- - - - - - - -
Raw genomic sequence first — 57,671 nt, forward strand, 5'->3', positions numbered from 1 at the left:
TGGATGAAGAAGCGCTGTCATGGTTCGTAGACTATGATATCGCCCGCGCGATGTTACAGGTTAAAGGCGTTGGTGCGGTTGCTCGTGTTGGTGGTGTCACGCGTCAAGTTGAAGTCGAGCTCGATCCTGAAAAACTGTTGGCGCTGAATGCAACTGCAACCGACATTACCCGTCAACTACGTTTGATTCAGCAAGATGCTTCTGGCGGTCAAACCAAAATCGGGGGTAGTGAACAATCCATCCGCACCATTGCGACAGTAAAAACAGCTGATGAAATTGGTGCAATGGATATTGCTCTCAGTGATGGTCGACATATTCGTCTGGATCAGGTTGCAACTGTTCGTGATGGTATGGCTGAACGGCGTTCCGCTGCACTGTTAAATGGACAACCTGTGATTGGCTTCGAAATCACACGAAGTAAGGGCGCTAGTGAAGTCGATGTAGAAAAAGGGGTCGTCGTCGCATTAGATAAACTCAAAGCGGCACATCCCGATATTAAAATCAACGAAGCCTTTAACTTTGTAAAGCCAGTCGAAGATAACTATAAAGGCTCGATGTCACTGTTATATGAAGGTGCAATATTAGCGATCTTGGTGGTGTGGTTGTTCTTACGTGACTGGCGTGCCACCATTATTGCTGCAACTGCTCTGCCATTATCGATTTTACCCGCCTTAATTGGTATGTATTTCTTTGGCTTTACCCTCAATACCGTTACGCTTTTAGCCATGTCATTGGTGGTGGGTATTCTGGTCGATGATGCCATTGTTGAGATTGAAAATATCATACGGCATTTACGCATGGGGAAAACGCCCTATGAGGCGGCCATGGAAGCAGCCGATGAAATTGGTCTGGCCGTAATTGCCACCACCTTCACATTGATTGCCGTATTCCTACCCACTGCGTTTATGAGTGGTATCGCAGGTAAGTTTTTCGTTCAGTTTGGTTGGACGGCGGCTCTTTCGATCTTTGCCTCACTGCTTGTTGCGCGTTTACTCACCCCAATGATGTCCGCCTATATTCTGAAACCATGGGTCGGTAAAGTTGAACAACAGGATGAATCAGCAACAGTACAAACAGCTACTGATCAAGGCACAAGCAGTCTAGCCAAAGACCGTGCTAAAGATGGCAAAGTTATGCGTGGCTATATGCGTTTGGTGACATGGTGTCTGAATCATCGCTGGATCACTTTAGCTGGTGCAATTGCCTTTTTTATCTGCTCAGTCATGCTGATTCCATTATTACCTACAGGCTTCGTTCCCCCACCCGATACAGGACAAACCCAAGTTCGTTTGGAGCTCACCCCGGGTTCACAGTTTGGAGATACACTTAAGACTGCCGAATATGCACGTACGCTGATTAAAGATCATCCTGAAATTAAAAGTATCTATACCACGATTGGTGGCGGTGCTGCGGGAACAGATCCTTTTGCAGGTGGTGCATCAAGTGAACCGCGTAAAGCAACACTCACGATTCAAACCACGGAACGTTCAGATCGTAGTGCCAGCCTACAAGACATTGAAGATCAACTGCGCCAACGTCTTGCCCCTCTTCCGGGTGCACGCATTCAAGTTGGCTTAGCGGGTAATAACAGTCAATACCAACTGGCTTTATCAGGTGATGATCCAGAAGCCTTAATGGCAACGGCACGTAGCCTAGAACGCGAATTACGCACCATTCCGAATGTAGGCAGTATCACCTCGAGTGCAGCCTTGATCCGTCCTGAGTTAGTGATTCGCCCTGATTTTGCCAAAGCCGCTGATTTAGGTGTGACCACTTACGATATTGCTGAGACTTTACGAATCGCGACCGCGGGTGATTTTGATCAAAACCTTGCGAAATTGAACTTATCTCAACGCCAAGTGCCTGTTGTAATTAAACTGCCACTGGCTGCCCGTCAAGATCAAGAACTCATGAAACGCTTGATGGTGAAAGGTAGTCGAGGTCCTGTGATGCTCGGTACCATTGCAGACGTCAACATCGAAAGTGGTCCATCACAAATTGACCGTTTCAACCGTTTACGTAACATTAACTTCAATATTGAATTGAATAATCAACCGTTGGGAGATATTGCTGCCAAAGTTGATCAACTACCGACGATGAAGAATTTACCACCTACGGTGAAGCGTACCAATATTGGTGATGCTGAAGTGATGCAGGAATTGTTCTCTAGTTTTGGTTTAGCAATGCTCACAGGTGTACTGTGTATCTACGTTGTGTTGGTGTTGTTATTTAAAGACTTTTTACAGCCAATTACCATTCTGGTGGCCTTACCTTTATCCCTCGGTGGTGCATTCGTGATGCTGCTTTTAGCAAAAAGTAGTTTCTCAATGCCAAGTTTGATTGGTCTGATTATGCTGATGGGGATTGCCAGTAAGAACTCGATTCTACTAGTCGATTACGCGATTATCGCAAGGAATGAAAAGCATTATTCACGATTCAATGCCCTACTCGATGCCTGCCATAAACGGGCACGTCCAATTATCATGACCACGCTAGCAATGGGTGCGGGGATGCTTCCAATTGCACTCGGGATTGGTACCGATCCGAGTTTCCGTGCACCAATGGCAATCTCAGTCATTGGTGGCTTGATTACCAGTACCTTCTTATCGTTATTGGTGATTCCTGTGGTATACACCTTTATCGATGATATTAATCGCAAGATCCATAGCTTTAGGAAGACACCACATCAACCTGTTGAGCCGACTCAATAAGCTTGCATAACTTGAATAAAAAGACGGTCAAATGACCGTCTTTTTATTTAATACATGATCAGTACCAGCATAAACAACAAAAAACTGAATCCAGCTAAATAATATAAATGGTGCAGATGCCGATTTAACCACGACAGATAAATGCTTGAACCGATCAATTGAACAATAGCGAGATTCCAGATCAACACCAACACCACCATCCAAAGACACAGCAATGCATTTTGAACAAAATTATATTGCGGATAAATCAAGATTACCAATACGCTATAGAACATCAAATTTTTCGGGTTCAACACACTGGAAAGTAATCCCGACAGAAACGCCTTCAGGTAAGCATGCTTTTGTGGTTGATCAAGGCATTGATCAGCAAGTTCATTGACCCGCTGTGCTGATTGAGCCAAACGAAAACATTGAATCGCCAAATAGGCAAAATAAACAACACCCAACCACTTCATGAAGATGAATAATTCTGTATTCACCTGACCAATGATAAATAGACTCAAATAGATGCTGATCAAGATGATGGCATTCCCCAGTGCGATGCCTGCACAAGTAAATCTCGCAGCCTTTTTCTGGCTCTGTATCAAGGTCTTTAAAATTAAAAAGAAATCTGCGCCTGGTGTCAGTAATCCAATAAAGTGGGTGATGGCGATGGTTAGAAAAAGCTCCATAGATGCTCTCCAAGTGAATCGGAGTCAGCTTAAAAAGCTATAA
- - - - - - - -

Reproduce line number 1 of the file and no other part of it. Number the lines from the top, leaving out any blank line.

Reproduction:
Raw genomic sequence first — 57,671 nt, forward strand, 5'->3', positions numbered from 1 at the left: